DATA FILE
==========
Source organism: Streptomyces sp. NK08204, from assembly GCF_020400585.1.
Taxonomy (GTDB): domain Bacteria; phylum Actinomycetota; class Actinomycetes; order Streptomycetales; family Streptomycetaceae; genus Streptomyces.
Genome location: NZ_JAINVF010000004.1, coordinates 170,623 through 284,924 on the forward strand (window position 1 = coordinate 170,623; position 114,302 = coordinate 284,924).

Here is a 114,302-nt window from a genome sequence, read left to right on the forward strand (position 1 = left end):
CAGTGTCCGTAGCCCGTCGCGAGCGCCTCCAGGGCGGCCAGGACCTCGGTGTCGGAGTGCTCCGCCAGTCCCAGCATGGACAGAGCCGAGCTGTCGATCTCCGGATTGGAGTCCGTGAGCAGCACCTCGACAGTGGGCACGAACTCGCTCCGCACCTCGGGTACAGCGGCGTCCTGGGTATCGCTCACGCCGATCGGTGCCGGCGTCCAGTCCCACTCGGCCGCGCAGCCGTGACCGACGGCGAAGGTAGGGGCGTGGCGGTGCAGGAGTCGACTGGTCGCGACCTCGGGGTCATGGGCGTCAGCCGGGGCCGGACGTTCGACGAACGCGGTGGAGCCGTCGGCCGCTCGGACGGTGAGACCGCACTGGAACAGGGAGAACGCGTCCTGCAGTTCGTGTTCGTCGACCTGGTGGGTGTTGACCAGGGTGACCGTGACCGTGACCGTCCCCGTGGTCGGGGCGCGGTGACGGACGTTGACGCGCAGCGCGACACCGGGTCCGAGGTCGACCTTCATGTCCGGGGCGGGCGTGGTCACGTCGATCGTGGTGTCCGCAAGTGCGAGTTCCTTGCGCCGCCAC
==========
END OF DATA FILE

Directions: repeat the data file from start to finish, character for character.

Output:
Source organism: Streptomyces sp. NK08204, from assembly GCF_020400585.1.
Taxonomy (GTDB): domain Bacteria; phylum Actinomycetota; class Actinomycetes; order Streptomycetales; family Streptomycetaceae; genus Streptomyces.
Genome location: NZ_JAINVF010000004.1, coordinates 170,623 through 284,924 on the forward strand (window position 1 = coordinate 170,623; position 114,302 = coordinate 284,924).

Here is a 114,302-nt window from a genome sequence, read left to right on the forward strand (position 1 = left end):
CAGTGTCCGTAGCCCGTCGCGAGCGCCTCCAGGGCGGCCAGGACCTCGGTGTCGGAGTGCTCCGCCAGTCCCAGCATGGACAGAGCCGAGCTGTCGATCTCCGGATTGGAGTCCGTGAGCAGCACCTCGACAGTGGGCACGAACTCGCTCCGCACCTCGGGTACAGCGGCGTCCTGGGTATCGCTCACGCCGATCGGTGCCGGCGTCCAGTCCCACTCGGCCGCGCAGCCGTGACCGACGGCGAAGGTAGGGGCGTGGCGGTGCAGGAGTCGACTGGTCGCGACCTCGGGGTCATGGGCGTCAGCCGGGGCCGGACGTTCGACGAACGCGGTGGAGCCGTCGGCCGCTCGGACGGTGAGACCGCACTGGAACAGGGAGAACGCGTCCTGCAGTTCGTGTTCGTCGACCTGGTGGGTGTTGACCAGGGTGACCGTGACCGTGACCGTCCCCGTGGTCGGGGCGCGGTGACGGACGTTGACGCGCAGCGCGACACCGGGTCCGAGGTCGACCTTCATGTCCGGGGCGGGCGTGGTCACGTCGATCGTGGTGTCCGCAAGTGCGAGTTCCTTGCGCCGCCAC